Parenting Tips for PD Mom’s- who have chronically ill children. By Maria De Leon

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“Blessed are those who mourn for they shall be comforted.” Matthew 5:2

As we begin this week’s celebrations on behalf of the most important person in the world to every child their mom, I want to dedicate this blog not only to all the wonderful moms around the world especially to those who despite having PD also have to raise children with chronic illnesses.

 The truth is that motherhood as wonderfully amazing as it is it never ends even when our kids are grown with their own kids.

Now that I am a mother, there so many things I understand which I did not fully comprehend as a young person. I am sure all of you know exactly what I am talking about. One of which is the pain that a mother feels when one of her own gets hurt or becomes ill. There is nothing we as moms would not do to make it all better. We would trade places in an instance with our children despite their age if it meant spearing them from pain and shielding them from any hardship. Now I fully understand my mother’s look of pain when I was diagnosed with PD.

For us who have a neurological disease like Parkinson’s is heart wrenching to see our biggest worry materialize in the form of our illness suddenly sprouting in the lives of our own children.

Besides crying and praying for mercy and sparing of our loved ones, a mother’s heart has to be stronger than ever to help bear and shoulder the burden.

When it comes to our own children, their happiness and health overrides any possible discomfort or pain we might feel as mom’s…even our own physical ailments suddenly become trivial taking a backseat to the problems of our own children. We have to somehow mustard all the energy we have to aid them in their new journeys …from denial to acceptance. We must also learn to lead by example so they too can have full meaningful lives’ despite their shortcoming.  Suddenly things like grades and attending the best schools in the country fade in comparison to the wishes we as mothers have of having and raising healthy, well -adjusted individuals capable of pursuing their own dreams. Sometimes their illnesses may be so severe that they will never have a “normal” life but they can still thrive in their own environment surrounded by your love.

Despite the feeling that sometimes we are ill equipped to handle our own illnesses much less that of our kid’s illness, we may feel at a loss, alone or abandoned. But, I am here to tell you that you are not alone and that God makes no mistakes. I assure you that He knows exactly what you and I need and what you can give that child.  He gives each and every one of us just what we need to rise to the challenge.

Remember to not let your identity become defined by your child’s illness. Just like our disease does not identify who we are. This is especially important because sometimes we can get so caught up on being a mom of a child with neurological disease  (or any other chronic illness) that we resist when they want to have their own life and spread their wings …I often think of that wonderful movie- ”The Other Sister” directed by Gary Marshall and starring Juliette Lewis. It is a movie of the mothers love and struggles and guilt for wanting to protect her child from life’s adversities because she has a disability. But is also about learning to let go and trust in the bond of love between mother and daughter (child).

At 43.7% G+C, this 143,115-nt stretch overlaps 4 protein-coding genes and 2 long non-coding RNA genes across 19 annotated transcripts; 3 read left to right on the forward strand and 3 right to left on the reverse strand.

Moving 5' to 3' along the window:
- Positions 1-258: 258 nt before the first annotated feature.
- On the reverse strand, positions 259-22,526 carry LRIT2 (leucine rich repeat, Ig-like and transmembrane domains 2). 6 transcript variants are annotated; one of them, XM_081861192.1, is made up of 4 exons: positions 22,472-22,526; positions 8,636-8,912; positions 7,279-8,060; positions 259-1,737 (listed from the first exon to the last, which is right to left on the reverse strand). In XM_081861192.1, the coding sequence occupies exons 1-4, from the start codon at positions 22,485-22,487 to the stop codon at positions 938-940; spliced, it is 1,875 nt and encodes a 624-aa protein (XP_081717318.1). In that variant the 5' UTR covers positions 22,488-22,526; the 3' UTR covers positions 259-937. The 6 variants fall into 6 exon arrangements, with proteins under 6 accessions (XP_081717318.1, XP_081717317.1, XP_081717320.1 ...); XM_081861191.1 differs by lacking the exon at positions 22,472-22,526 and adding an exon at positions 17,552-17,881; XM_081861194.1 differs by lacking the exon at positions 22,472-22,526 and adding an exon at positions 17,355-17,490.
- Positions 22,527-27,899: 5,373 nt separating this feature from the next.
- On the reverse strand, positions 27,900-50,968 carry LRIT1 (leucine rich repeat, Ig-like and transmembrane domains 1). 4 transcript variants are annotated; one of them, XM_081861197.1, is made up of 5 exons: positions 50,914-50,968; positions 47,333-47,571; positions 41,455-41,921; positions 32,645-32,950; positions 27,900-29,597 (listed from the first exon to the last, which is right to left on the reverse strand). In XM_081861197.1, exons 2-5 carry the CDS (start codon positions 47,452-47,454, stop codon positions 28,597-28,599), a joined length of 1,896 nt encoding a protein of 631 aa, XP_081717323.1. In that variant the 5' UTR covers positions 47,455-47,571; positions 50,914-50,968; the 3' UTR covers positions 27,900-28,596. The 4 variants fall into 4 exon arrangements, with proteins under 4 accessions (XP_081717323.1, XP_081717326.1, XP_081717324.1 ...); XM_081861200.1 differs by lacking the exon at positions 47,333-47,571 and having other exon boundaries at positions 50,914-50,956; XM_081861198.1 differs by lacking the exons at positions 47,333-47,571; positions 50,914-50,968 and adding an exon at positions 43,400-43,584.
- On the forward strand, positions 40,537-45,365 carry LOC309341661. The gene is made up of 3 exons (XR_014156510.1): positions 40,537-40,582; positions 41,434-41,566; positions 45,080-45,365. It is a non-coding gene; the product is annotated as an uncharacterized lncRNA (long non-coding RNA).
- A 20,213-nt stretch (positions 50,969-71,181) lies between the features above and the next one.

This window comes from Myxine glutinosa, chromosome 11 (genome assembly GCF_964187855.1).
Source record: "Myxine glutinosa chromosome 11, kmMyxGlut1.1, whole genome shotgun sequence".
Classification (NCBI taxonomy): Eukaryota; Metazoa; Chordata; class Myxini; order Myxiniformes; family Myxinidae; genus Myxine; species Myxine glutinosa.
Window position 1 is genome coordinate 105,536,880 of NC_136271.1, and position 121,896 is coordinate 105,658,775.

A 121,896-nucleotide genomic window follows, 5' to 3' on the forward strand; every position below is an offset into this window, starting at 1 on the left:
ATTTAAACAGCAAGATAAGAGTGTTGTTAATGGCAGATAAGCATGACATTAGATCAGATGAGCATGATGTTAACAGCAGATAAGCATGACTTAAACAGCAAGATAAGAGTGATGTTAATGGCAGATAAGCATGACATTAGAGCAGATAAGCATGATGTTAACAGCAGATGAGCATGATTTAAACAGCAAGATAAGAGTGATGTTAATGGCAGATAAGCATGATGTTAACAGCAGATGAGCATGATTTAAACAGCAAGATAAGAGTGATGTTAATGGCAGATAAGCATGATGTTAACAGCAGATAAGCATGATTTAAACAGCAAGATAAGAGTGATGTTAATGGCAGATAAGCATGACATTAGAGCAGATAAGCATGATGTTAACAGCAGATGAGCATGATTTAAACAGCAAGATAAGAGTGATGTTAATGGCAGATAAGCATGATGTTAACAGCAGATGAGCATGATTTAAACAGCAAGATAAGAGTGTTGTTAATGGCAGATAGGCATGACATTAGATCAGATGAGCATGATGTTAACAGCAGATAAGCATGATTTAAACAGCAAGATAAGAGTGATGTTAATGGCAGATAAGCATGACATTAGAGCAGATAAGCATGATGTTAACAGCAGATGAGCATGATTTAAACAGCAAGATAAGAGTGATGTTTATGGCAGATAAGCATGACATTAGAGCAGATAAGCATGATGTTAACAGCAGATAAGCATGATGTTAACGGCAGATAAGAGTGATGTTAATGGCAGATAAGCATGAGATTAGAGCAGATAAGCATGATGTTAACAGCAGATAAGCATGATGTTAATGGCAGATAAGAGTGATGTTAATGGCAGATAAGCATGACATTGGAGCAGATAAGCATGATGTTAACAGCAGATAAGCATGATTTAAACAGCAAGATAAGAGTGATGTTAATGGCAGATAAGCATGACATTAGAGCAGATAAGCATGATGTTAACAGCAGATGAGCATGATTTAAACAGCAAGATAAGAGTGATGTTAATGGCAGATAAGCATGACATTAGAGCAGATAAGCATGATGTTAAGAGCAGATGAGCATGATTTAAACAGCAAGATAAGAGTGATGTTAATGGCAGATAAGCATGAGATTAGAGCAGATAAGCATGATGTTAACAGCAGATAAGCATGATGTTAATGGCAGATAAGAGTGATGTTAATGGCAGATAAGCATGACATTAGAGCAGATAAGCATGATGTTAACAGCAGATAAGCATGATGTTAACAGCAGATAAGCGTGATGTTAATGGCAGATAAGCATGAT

Letting go can be more terrifying especially if other relationships have been sacrificed. You must set an example and continue to strive for a full life for yourself and for your kids. Encouraging them and allowing yourself to experience a full array of relationships.

Be present in their lives without hovering over them. Remember to allow yourself the roller coaster of emotions by being honest. Don’t sugar coat or trivialize your plight. It most definitely sucks to be ill and especially to be ill with a child who has a chronic disease!!!!



“Being a mother is learning about strengths you didn’t know you had.” —Linda Wooten

Just like in living with our disease and parenting – we still have to maintain schedules and discipline- at the beginning is all chaos but soon you will get into a groove and set your own schedule that works for you and your family even during exacerbations and or hospitalizations. Simply because we get sick or our kids get sick does not give us a free pass to throw all rules and discipline out the window – younger children/ toddlers/ infants need much more constancy, consistency,  and discipline

Another thing to remember is to keep your stress under control because it not only will exacerbate your symptoms but may create tension in the house hold and cause fear, and stress in those you are trying to care for causing the child to become withdrawn, isolated or introverted …don’t focus on the disease. Let them adjust on their own they will surprise you. Give them space and room to grow- always maintaining open lines of communication and be honest

It’s a fine line between being concerned, making sure they get appropriate treatments, and making sure they understand severity or implications of disease while letting them grow up with normal dreams hopes aspirations and desires. I am still learning one step forward 3 steps back.

In the end you will develop an even stronger bond and create more compassionate empathetic human beings.

@copyright 2019

All rights reserved by Maria De Leon MD

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